This is where AnCap and conservatism diverge: I do not believe that it is useful to spend time thinking much of how things would be if people simply acted like angels. The reason is because people don’t act like angels. We are better off seeing each other as demons wearing angelic clothing, and we should think hard about what kinds of chains we should all wear together.

In short, the problem of Hitler was not Hitler! There are always Hitlers among us, and we should each see a little of Hitler in ourselves. The problem of Hitler was people being blind to the fact that there were Hitlers. They thought that someone who preached peace and love and oh-by-the-way-tyranny could be trusted. No one can be trusted, not even myself. I don’t even trust myself, if you’re wondering. It’s when we misplace our trust and respect and give it to governments that is the heart of evil and what allows governments to get away with so much.

We should, instead, view governments as entirely evil, perhaps necessary, much as martial arts and handguns, but evil nonetheless, an evil that maybe the world would be better off without. And in that context, we should ask, “What should be done now?”

Sure, let’s set AnCap as the future, as a utopic possibility. But it’s such a faraway place that it has little bearing on what we do today. Maybe AnCap is doing one thing good: it’s explaining to people how we don’t need to use force and how our governments are corrupt, so that is a good thing.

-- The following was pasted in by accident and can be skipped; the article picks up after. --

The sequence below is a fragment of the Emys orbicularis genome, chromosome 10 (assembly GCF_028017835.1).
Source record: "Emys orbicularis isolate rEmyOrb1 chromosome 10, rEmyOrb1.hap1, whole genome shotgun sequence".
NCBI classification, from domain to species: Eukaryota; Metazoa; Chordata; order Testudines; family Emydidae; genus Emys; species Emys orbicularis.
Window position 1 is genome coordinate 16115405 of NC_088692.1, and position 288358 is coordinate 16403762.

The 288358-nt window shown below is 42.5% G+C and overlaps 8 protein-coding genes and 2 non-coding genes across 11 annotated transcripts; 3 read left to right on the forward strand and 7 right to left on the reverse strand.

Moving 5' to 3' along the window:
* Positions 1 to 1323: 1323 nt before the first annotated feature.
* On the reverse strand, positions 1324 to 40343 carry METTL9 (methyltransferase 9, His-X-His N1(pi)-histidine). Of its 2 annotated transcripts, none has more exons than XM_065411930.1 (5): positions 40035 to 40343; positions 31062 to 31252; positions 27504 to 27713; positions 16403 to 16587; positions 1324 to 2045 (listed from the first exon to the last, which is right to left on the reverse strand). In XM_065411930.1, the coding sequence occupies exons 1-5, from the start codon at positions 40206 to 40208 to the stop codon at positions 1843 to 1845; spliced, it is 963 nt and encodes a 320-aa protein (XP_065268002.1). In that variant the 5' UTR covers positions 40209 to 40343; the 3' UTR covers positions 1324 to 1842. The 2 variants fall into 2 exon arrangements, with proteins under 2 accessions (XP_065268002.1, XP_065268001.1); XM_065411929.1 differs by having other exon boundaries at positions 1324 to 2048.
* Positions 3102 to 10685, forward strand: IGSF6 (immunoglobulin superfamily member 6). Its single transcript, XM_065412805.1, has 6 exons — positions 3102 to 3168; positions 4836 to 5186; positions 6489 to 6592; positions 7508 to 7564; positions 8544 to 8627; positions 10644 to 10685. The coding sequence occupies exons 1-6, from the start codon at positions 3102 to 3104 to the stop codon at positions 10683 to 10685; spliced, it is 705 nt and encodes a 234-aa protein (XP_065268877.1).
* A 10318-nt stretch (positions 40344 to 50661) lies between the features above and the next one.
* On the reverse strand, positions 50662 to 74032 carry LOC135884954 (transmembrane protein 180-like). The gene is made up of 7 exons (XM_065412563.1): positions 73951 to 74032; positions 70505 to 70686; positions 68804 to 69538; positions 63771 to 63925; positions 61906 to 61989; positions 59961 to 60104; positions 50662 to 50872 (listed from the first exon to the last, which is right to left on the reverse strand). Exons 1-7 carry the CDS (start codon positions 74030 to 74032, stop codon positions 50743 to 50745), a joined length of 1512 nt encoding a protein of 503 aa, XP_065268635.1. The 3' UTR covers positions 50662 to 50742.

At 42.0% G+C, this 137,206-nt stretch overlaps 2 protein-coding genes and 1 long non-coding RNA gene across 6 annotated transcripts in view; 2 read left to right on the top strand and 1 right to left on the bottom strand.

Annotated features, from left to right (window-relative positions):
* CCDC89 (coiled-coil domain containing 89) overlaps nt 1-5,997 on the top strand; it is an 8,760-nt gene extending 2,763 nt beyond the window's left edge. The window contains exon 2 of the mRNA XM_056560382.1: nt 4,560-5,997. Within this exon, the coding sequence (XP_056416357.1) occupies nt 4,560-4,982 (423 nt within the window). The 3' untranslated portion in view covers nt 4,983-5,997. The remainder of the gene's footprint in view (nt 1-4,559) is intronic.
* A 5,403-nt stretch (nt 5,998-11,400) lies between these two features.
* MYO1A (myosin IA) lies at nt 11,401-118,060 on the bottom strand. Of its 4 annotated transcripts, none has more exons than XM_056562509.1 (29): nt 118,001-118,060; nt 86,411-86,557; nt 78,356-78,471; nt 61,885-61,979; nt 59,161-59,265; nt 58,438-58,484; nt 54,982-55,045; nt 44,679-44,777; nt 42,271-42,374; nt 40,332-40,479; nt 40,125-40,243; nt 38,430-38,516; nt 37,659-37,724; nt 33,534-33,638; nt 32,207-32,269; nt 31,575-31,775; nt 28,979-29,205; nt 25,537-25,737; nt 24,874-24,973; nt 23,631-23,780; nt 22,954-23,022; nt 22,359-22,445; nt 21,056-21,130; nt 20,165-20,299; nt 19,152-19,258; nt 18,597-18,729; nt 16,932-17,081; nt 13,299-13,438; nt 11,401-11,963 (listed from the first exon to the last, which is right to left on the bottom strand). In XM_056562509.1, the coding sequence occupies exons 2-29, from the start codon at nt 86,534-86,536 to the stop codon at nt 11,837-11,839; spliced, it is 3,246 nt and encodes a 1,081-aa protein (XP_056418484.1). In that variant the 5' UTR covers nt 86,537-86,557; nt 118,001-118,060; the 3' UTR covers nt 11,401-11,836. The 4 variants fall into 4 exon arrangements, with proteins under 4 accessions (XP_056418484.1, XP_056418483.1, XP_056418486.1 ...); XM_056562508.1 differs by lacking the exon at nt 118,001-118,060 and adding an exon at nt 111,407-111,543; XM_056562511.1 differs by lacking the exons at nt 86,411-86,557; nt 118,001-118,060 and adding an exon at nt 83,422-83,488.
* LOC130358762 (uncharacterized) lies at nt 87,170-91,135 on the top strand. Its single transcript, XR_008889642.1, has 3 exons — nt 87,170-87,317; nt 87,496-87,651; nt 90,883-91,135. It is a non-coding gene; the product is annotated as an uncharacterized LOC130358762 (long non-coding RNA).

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Our Best Days Are Not Behind Us

January 21, 2016

At the end of Carter’s term, America was in an emotional depression. We thought the world was ending, that America had a good run, but all good things must end. Here at the end of Obama’s second term, it seems we’re feeling the same feeling.

America, your best days are not behind you. They are right in front of you. All you have to do is choose to seize it.

I’m going to list reasons why I have great hope for the future. Perhaps you can add some of your own to the list.